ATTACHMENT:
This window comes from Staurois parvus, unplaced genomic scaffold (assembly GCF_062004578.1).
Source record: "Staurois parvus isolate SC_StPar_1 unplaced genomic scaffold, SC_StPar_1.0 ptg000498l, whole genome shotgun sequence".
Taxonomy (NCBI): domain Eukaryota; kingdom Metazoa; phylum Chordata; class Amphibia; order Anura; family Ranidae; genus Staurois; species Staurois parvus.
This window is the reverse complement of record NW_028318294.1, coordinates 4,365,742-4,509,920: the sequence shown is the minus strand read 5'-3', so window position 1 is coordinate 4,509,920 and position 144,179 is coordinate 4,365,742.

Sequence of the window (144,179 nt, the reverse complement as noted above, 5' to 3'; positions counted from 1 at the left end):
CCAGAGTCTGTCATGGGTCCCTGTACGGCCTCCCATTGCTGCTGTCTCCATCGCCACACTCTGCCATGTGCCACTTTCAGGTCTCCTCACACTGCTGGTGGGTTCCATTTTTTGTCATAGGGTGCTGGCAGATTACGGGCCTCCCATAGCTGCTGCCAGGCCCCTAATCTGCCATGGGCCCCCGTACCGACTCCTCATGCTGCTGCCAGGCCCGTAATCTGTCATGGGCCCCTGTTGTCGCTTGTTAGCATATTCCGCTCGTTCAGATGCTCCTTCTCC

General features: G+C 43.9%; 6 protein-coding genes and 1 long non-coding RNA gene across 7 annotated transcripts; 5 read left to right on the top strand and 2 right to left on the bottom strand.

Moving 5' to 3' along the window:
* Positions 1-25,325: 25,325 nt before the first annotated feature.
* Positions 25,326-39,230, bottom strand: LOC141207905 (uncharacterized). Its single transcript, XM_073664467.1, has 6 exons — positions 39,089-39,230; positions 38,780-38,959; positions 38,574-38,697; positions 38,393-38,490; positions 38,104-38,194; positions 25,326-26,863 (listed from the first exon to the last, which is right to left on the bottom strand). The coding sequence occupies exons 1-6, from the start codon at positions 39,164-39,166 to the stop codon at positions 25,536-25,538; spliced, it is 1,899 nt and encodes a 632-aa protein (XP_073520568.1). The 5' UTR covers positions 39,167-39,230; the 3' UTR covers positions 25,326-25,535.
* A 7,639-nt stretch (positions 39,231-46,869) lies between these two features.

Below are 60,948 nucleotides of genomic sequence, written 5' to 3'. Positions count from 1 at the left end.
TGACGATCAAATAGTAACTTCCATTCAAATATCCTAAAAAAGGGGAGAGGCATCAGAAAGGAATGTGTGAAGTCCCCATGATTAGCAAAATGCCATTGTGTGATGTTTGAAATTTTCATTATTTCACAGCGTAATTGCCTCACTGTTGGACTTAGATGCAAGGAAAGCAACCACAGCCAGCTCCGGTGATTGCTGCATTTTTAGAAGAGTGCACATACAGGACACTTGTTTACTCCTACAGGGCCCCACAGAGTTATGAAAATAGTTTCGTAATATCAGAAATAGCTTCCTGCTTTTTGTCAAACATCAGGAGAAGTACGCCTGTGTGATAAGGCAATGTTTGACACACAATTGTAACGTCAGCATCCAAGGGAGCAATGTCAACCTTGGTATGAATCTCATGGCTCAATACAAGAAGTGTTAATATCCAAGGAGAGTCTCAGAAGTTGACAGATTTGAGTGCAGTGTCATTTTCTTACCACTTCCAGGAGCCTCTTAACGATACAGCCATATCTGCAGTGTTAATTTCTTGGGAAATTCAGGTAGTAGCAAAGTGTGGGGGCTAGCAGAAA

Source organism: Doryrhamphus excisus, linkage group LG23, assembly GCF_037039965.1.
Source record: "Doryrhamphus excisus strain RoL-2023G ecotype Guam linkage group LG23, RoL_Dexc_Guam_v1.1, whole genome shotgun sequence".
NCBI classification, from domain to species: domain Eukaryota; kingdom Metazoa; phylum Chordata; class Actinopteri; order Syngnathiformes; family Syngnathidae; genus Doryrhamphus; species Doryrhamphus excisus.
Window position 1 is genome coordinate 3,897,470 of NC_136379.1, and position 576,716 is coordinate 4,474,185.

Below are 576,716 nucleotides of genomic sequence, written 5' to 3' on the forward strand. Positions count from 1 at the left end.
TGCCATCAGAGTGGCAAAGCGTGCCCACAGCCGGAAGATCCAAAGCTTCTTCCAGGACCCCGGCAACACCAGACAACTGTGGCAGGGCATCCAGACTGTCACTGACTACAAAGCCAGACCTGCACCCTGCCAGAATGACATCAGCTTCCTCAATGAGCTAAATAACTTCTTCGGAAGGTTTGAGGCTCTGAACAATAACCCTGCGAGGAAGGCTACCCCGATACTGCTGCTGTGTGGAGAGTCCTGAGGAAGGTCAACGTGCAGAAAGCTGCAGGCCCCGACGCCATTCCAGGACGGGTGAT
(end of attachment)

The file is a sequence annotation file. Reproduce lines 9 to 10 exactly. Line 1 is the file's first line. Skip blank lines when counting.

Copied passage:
* Positions 1-25,325: 25,325 nt before the first annotated feature.
* Positions 25,326-39,230, bottom strand: LOC141207905 (uncharacterized). Its single transcript, XM_073664467.1, has 6 exons — positions 39,089-39,230; positions 38,780-38,959; positions 38,574-38,697; positions 38,393-38,490; positions 38,104-38,194; positions 25,326-26,863 (listed from the first exon to the last, which is right to left on the bottom strand). The coding sequence occupies exons 1-6, from the start codon at positions 39,164-39,166 to the stop codon at positions 25,536-25,538; spliced, it is 1,899 nt and encodes a 632-aa protein (XP_073520568.1). The 5' UTR covers positions 39,167-39,230; the 3' UTR covers positions 25,326-25,535.